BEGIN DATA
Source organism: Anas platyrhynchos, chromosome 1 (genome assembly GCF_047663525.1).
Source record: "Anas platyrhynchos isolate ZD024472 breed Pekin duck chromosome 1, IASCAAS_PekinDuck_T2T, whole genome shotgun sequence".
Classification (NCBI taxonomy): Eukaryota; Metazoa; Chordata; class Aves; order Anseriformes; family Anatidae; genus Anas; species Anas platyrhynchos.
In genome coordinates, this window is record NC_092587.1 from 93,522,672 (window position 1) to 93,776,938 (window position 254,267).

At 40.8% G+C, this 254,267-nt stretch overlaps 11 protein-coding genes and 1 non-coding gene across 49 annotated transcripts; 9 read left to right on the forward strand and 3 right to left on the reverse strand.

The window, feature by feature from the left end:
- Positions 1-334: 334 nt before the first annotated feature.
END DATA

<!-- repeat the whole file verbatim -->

Source organism: Anas platyrhynchos, chromosome 1 (genome assembly GCF_047663525.1).
Source record: "Anas platyrhynchos isolate ZD024472 breed Pekin duck chromosome 1, IASCAAS_PekinDuck_T2T, whole genome shotgun sequence".
Classification (NCBI taxonomy): Eukaryota; Metazoa; Chordata; class Aves; order Anseriformes; family Anatidae; genus Anas; species Anas platyrhynchos.
In genome coordinates, this window is record NC_092587.1 from 93,522,672 (window position 1) to 93,776,938 (window position 254,267).

At 40.8% G+C, this 254,267-nt stretch overlaps 11 protein-coding genes and 1 non-coding gene across 49 annotated transcripts; 9 read left to right on the forward strand and 3 right to left on the reverse strand.

The window, feature by feature from the left end:
- Positions 1-334: 334 nt before the first annotated feature.